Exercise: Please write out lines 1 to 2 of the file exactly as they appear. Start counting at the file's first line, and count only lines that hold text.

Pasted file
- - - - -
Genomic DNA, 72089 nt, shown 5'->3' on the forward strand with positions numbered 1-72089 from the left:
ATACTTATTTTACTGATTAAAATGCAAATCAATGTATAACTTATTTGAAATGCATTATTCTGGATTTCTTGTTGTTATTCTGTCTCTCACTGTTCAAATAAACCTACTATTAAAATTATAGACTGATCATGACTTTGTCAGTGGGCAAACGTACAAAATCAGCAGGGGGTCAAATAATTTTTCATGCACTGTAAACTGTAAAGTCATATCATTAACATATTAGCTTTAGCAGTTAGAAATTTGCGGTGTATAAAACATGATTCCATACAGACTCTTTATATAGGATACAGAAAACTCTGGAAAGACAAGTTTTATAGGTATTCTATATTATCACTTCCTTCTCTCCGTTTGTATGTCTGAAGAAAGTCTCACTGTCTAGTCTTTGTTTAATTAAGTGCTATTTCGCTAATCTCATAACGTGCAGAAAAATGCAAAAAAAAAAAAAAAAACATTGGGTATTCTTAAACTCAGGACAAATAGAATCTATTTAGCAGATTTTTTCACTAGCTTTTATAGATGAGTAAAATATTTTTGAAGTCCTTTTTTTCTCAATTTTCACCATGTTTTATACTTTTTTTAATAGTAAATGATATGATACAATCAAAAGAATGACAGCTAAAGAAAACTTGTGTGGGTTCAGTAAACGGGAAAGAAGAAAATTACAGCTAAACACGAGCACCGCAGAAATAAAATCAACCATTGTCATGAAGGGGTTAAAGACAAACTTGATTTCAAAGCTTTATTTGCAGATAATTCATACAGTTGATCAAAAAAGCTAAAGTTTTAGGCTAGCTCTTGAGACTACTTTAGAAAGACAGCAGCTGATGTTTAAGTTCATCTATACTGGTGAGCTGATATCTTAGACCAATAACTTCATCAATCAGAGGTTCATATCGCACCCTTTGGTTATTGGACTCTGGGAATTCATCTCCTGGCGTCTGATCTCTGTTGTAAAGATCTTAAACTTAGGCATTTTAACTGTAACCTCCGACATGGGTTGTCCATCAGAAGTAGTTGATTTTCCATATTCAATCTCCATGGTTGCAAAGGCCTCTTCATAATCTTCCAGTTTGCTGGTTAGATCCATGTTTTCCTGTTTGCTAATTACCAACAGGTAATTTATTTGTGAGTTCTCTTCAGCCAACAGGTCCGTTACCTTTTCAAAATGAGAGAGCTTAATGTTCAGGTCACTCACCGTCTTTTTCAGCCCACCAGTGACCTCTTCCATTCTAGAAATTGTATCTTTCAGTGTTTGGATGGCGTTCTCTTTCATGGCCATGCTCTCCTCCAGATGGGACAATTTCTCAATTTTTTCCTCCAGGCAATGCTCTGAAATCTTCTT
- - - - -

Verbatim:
Genomic DNA, 72089 nt, shown 5'->3' on the forward strand with positions numbered 1-72089 from the left:
ATACTTATTTTACTGATTAAAATGCAAATCAATGTATAACTTATTTGAAATGCATTATTCTGGATTTCTTGTTGTTATTCTGTCTCTCACTGTTCAAATAAACCTACTATTAAAATTATAGACTGATCATGACTTTGTCAGTGGGCAAACGTACAAAATCAGCAGGGGGTCAAATAATTTTTCATGCACTGTAAACTGTAAAGTCATATCATTAACATATTAGCTTTAGCAGTTAGAAATTTGCGGTGTATAAAACATGATTCCATACAGACTCTTTATATAGGATACAGAAAACTCTGGAAAGACAAGTTTTATAGGTATTCTATATTATCACTTCCTTCTCTCCGTTTGTATGTCTGAAGAAAGTCTCACTGTCTAGTCTTTGTTTAATTAAGTGCTATTTCGCTAATCTCATAACGTGCAGAAAAATGCAAAAAAAAAAAAAAAAACATTGGGTATTCTTAAACTCAGGACAAATAGAATCTATTTAGCAGATTTTTTCACTAGCTTTTATAGATGAGTAAAATATTTTTGAAGTCCTTTTTTTCTCAATTTTCACCATGTTTTATACTTTTTTTAATAGTAAATGATATGATACAATCAAAAGAATGACAGCTAAAGAAAACTTGTGTGGGTTCAGTAAACGGGAAAGAAGAAAATTACAGCTAAACACGAGCACCGCAGAAATAAAATCAACCATTGTCATGAAGGGGTTAAAGACAAACTTGATTTCAAAGCTTTATTTGCAGATAATTCATACAGTTGATCAAAAAAGCTAAAGTTTTAGGCTAGCTCTTGAGACTACTTTAGAAAGACAGCAGCTGATGTTTAAGTTCATCTATACTGGTGAGCTGATATCTTAGACCAATAACTTCATCAATCAGAGGTTCATATCGCACCCTTTGGTTATTGGACTCTGGGAATTCATCTCCTGGCGTCTGATCTCTGTTGTAAAGATCTTAAACTTAGGCATTTTAACTGTAACCTCCGACATGGGTTGTCCATCAGAAGTAGTTGATTTTCCATATTCAATCTCCATGGTTGCAAAGGCCTCTTCATAATCTTCCAGTTTGCTGGTTAGATCCATGTTTTCCTGTTTGCTAATTACCAACAGGTAATTTATTTGTGAGTTCTCTTCAGCCAACAGGTCCGTTACCTTTTCAAAATGAGAGAGCTTAATGTTCAGGTCACTCACCGTCTTTTTCAGCCCACCAGTGACCTCTTCCATTCTAGAAATTGTATCTTTCAGTGTTTGGATGGCGTTCTCTTTCATGGCCATGCTCTCCTCCAGATGGGACAATTTCTCAATTTTTTCCTCCAGGCAATGCTCTGAAATCTTCTT